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Which Muslims

Reader comment on item: How the Cartoon Protests Harm Muslims [by Leading to a Separation of Civilizations]

Submitted by Abir Chaaban (Canada), Feb 15, 2006 at 07:31

It is quite interesting to read this analysis about "Muslims" and the fact that you do classify a group of people as "Muslims" in a category that is seemingly homogeneous in some type of belief that is called Islam, and accordingly you are forecasting that an economic crises will be harming those "Muslims", and might lead them into isolation.

Conversely, there is no such thing that is called a homogeneous population of "Muslims" who share common goals and aspirations. There is no such thing that could be called an Islamic state that includes all "Muslim" in a form of a nation that has the power to isolate itself from the superbly powerful "modern" world. It is fascinating to see that the "modern powerful world" has a problem with an imaginary group of "Muslims" that does not even exist in the reality of the world of nations and nation-states.

I am positive that a Sunni Muslim does not view a Shii Muslim in the same clarity and affection as the way you describe them to be, needless to say that Arab-Muslims do not even want to identify with the Pakistani Muslims and their extremists backward understanding of religion, which was quite obvious in the Pakistani demonstration of the governments of "donkeys". How could these two have a common identity that could risk the fate of crises?

Moreover, I am sure that the achievements that you claim are being collected by the Muslims past are perceived by the Arabs as well as the Pakistanis in terms of an Arab hegemony and not a Muslim hegemony of the era. Today's "Muslims" are multiethnic groups of nationals of states, who are very aware of their ethnicity. These ethnicities had historically proven to be more effective than their mere being Muslims, remember that the Arabs revolted against the Ottomans, when in this case they were both Muslim Sunnis.

I think that it is important to understand what do you mean when you say Muslims and maybe explain a bit about this claimed Muslim identity that the Muslims should adhere to. I seem to disagree with this categorization of all followers of Mohamed as one group of Muslims since there is no such thing as a Muslim nation or a Muslim identity that justifies a claim of a Muslim identity crisis.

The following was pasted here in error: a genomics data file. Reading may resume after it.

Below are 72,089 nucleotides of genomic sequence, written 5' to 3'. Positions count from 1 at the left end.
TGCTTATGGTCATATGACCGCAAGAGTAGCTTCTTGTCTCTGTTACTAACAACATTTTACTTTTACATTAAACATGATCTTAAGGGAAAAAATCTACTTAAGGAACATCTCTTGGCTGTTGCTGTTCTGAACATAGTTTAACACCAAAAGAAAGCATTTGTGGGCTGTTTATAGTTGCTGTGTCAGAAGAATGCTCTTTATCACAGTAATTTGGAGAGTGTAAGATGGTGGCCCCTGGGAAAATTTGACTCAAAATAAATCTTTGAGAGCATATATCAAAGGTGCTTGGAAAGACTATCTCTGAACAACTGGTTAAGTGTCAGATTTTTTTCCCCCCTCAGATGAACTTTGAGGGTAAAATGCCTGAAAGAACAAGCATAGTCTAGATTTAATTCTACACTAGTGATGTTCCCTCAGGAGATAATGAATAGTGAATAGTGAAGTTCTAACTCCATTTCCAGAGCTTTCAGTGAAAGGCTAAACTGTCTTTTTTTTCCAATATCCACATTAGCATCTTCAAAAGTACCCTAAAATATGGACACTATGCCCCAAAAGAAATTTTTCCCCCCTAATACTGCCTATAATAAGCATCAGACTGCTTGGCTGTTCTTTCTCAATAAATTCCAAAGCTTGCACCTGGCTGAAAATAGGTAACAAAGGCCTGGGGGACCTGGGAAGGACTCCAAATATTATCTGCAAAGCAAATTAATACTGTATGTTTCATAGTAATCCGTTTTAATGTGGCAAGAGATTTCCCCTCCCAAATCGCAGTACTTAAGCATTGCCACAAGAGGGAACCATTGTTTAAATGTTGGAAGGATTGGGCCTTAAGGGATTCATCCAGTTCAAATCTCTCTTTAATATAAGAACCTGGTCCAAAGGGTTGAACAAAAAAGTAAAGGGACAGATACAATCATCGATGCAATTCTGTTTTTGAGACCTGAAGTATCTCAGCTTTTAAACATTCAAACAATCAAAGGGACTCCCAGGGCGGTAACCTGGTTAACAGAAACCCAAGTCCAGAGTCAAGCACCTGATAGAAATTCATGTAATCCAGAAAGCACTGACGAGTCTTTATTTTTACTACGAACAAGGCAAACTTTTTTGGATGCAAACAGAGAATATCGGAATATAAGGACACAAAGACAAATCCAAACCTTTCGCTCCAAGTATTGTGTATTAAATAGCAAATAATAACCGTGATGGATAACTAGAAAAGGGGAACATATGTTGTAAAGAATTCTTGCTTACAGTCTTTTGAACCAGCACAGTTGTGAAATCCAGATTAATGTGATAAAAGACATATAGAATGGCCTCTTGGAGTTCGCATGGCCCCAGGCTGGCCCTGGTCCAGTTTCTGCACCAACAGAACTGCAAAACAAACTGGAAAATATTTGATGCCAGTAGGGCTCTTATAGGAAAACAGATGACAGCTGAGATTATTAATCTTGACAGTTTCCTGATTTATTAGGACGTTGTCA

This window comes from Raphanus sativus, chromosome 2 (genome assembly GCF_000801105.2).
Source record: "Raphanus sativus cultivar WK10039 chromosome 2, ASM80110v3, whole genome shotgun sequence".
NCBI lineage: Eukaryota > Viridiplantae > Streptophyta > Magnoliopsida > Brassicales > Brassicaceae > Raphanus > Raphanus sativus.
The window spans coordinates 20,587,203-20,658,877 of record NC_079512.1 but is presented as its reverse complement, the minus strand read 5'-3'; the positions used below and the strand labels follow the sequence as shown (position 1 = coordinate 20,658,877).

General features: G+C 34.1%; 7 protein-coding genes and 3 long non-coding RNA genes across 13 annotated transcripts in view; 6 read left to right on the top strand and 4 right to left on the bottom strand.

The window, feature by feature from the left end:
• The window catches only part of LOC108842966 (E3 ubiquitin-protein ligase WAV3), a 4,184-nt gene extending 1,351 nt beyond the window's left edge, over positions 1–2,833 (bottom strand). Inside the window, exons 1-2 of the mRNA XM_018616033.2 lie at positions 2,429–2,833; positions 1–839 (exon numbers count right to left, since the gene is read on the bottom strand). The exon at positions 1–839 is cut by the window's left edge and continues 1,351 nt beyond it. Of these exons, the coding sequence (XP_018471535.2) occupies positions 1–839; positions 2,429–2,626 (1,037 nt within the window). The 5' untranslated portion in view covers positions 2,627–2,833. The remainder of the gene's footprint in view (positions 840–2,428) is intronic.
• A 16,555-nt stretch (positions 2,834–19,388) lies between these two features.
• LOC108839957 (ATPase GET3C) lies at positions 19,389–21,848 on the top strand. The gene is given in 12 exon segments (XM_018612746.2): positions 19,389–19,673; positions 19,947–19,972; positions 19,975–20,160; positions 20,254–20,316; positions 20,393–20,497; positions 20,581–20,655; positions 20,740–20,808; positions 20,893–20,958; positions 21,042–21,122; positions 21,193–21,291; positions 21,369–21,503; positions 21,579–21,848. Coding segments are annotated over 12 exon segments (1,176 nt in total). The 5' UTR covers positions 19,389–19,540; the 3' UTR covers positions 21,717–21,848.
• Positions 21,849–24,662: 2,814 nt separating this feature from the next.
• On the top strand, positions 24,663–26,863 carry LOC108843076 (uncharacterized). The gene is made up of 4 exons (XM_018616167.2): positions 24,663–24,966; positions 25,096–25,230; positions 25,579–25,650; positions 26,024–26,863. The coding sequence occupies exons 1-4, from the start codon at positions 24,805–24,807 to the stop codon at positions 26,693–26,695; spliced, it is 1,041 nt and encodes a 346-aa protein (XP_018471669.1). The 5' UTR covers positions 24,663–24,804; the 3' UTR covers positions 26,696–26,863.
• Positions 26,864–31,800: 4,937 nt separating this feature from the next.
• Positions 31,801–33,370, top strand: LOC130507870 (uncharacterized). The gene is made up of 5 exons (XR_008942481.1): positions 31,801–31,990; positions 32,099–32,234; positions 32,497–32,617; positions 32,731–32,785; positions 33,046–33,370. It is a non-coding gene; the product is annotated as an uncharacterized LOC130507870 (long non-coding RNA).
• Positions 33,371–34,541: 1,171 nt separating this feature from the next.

Muslims are monotheists who come in different flavors and different religious laws, Shiites and Sunnis have historically disagreed on their interpretations of their religious laws and their understanding of political life. Sunnis and Shiites share nothing in common religiously or historically except disagreements, wars, and documented annihilation by the Sunnis of the Shiites, as in the case of Lebanon after the Mamluks took over from the Crusaders and expelled all the Shiites of Kserwen of Lebanon as a result of the Shiites support to the Crusaders against the Sunni Mamluks. This episod is well documented by Philip Hitti in his book "a History of Syria".

"Muslims" are nationals of various states that are not necessarily Muslim states, Syria, Iraq and Lebanon are good example of states that have a large Muslim population of people who view themselves as Iraqis, Lebanese and Syrians, and even better, they have historically gotten into conflict not because they were Muslims but because they were Alawites, Shiites, Druze, and Sunnis each trying to achieve political power and neither was calling for some Muslim world, nation or identity to be reestablished in these states.

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Daniel Pipes replies:

I am well aware that there is no single body of Muslims - nor, for that matter, of Westerners. Nonetheless, in a short analysis, this is a useful short hand term.

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